by Gary Moshimer Read author interview September 17, 2018
For an hour I ride shopping carts around the Acme parking lot. Soon my supervisor will complain there are no carts up front. Until then, I ride.
A fart in a handicap space beeps at me. He might say, A sixty-something man, like this? He would be right, but I flip him off. I tap on his window. He looks scared. I slap the glass. He doesn’t open. I shout, “Hey, I’m a cancer survivor! This is my second childhood!”
It’s true. He cracks the window to slip me a quarter. I sail away happily. Life is a fucking cloud.
But back to work. That is, until my sweetness calls. Her plump rosy face fills my flip-phone. She’s a bite of pink candy, she is. She purrs.
“Come home now. I need to make love.”
“I’m still working.”
“Have a coughing fit.”
I cough and cough. What can I say? My sweetness needs it. Jeb notices and sails on down in his red vest. He remembers my disease. “Man. Y’okay?”
“Need to leave early.”
Yes. I fire up the Pacer, little space ship, and blue-puff the four blocks home. Kids throw cans and I blast car-farts.
Sweetness waits for me in peach nightie. We circle the pill bottle on the table, worship with shaky hands. The headaches and heartaches of the pills are monsters. The doctors say no, living is enough. I say no. Sweetie Pie needs her loving. Living or loving. Or both.
From the tumor, I’m already half blind and deaf and stupid.
Sweetie Pie is powdered with sugar. I cough. I’m a dark and curled-up leaf of a man, so the contrast. I get to my bouncing. She’s so soft. She accommodates. I’m light as a bird’s hiccup, eaten by brain cancer. But I could never love like this before! How I fly!
Later we let it be dark. Out the window, the slice of moon, a warped crescent of chemo nail. I fly up there and perch. Below, Sweetie is a glowing marshmallow. The fine sugar rises the opposite of stardust and finds me. I cough. Sweetie is worried. Coughing is a sign it’s spread, they say. They say it to death.
Listen, I’m saying it’s from the sugar, which is a beautiful. Cough from the beautiful sugar. I feel the tiny sacs in my lungs blossom with beauty.
The next day I pass out in a cart, rattling like hell down the sloped lot into the creek. Brown water in my lungs. Sweetie in the ER with red face and worried hair.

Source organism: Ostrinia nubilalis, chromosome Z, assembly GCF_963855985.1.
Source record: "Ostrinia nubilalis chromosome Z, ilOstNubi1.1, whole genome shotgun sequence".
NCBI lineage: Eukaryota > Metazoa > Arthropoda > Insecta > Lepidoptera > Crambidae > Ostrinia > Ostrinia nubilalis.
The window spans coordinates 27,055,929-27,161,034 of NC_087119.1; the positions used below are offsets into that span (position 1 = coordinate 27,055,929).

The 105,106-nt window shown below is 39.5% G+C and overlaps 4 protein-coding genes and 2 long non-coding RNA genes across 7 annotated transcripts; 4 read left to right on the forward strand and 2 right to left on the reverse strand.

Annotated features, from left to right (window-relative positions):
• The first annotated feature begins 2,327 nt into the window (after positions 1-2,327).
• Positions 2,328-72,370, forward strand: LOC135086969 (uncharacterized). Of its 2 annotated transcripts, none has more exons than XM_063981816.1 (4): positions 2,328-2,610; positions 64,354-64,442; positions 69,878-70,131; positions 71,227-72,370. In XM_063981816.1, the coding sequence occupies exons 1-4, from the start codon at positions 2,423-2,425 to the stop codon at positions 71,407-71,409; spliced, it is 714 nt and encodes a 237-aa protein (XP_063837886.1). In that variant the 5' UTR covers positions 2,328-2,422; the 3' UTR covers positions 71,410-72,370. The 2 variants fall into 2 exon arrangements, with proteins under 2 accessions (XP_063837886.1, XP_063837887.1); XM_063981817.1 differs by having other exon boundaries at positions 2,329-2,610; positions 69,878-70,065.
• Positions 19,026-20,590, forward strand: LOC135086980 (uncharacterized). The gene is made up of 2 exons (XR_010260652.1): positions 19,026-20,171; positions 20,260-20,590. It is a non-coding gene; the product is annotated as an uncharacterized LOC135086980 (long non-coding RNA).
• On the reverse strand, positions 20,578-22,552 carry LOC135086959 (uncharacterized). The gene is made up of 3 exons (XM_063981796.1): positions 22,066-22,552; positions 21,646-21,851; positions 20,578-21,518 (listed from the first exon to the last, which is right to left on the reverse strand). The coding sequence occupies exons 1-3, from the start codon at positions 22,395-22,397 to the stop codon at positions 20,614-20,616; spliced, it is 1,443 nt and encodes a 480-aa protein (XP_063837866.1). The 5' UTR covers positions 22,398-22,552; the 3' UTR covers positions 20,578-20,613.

I’m revived on a slab, Dr. Ray scribbling across my chest. “No more work for you. Anything else strenuous?”
“Like on a trampoline?”
“Well, on Sweetie Pie.”
We wink at him.
“Oh, god no.”
Then I start to cough, He writes crazily, whips out his stethoscope.
I say, “It’s just the powdered sugar.”
“God no. Try essential oils.”
They take an x-ray of my chest and show me the spots.
But Sweetie and I have our own treatment ready: Her sister sells those oils in her own house. The day before scheduled radiation we go over there.
Sweetie calls them “existential” oils. Darlene googles that and frowns. We get watermelon and strawberry, our two favorite things besides Sweetie’s buns.
That doctor is a fucking genius. To slip and slide and not bounce. To make such heat. To cover every part of Sweetie and cling and suckle for life. To not cough. To lick it clean. To not need the pills.
Radiation calls. I decline. “I’m getting something better.”
The doctor’s office calls. “Self-treatment,” I say, with my strawberry breath.
The doctor himself calls. “I’ll get scanned in a week,” I say. “You’ll see.”
When not making love, we sing the “Fuck Cancer” song we wrote. Sweetie’s voice makes mine a whisper, booming until the upstairs tenant bangs.
In a week the doctor can’t explain it. Dime-sized to pebbles.
My Sweetie stands tall and says, “We exist in a world of absurdity. We are not defined by the cancer. We define it.”
With that we refuse his treatment, the burning and puking and falling hair. Not again.
I want to do more than exist.
We switch to mango, and then coconut, which brings us to the beach. In the salt air I cough. And more. Blood. Which I hide.
Back home we’re slip-sliding to lavender, but the blooms I can’t hold back. I cough, cry, bleed and gasp. Sweetie finds me hanging on my moon, exhausted.
I beg with my precious breath. “Let me just stay here with you.”
She opens a space for me under her arm. It’s moist and safe. Like a fetus, I wait. I hear her muffled song, how we’ll be strong. I’ll wait for the happy ending.
About the Author:
Gary Moshimer has stories at [Pank], Word Riot, Necessary Fiction, FRiGG, Eclectica Magazine, and many other places.
About the Artist:
Find David Taffet's photography at Unsplash.